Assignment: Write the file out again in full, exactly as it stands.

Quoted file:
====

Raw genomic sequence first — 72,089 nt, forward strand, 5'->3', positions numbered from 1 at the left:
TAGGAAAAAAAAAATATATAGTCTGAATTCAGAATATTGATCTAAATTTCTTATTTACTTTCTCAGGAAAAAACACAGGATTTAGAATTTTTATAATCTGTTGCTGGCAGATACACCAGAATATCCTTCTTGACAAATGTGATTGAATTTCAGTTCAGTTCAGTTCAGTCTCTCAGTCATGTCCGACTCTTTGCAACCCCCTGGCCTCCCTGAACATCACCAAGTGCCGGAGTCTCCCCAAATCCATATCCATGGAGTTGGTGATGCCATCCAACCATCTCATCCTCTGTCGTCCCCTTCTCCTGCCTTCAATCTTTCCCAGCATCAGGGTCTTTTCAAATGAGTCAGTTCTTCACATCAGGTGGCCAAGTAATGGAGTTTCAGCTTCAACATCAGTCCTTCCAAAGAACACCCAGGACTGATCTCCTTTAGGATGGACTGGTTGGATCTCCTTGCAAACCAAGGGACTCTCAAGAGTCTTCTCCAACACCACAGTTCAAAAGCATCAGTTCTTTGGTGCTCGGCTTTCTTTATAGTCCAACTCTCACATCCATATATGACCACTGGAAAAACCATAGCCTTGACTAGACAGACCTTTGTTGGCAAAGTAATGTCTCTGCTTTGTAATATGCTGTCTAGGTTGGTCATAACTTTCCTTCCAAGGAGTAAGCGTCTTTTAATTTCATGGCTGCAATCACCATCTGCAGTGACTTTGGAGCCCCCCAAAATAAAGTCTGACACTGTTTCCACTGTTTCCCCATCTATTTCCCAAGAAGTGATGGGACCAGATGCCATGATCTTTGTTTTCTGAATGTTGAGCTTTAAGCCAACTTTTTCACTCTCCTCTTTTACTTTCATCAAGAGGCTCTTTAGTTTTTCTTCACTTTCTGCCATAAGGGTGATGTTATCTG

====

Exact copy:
Raw genomic sequence first — 72,089 nt, forward strand, 5'->3', positions numbered from 1 at the left:
TAGGAAAAAAAAAATATATAGTCTGAATTCAGAATATTGATCTAAATTTCTTATTTACTTTCTCAGGAAAAAACACAGGATTTAGAATTTTTATAATCTGTTGCTGGCAGATACACCAGAATATCCTTCTTGACAAATGTGATTGAATTTCAGTTCAGTTCAGTTCAGTCTCTCAGTCATGTCCGACTCTTTGCAACCCCCTGGCCTCCCTGAACATCACCAAGTGCCGGAGTCTCCCCAAATCCATATCCATGGAGTTGGTGATGCCATCCAACCATCTCATCCTCTGTCGTCCCCTTCTCCTGCCTTCAATCTTTCCCAGCATCAGGGTCTTTTCAAATGAGTCAGTTCTTCACATCAGGTGGCCAAGTAATGGAGTTTCAGCTTCAACATCAGTCCTTCCAAAGAACACCCAGGACTGATCTCCTTTAGGATGGACTGGTTGGATCTCCTTGCAAACCAAGGGACTCTCAAGAGTCTTCTCCAACACCACAGTTCAAAAGCATCAGTTCTTTGGTGCTCGGCTTTCTTTATAGTCCAACTCTCACATCCATATATGACCACTGGAAAAACCATAGCCTTGACTAGACAGACCTTTGTTGGCAAAGTAATGTCTCTGCTTTGTAATATGCTGTCTAGGTTGGTCATAACTTTCCTTCCAAGGAGTAAGCGTCTTTTAATTTCATGGCTGCAATCACCATCTGCAGTGACTTTGGAGCCCCCCAAAATAAAGTCTGACACTGTTTCCACTGTTTCCCCATCTATTTCCCAAGAAGTGATGGGACCAGATGCCATGATCTTTGTTTTCTGAATGTTGAGCTTTAAGCCAACTTTTTCACTCTCCTCTTTTACTTTCATCAAGAGGCTCTTTAGTTTTTCTTCACTTTCTGCCATAAGGGTGATGTTATCTG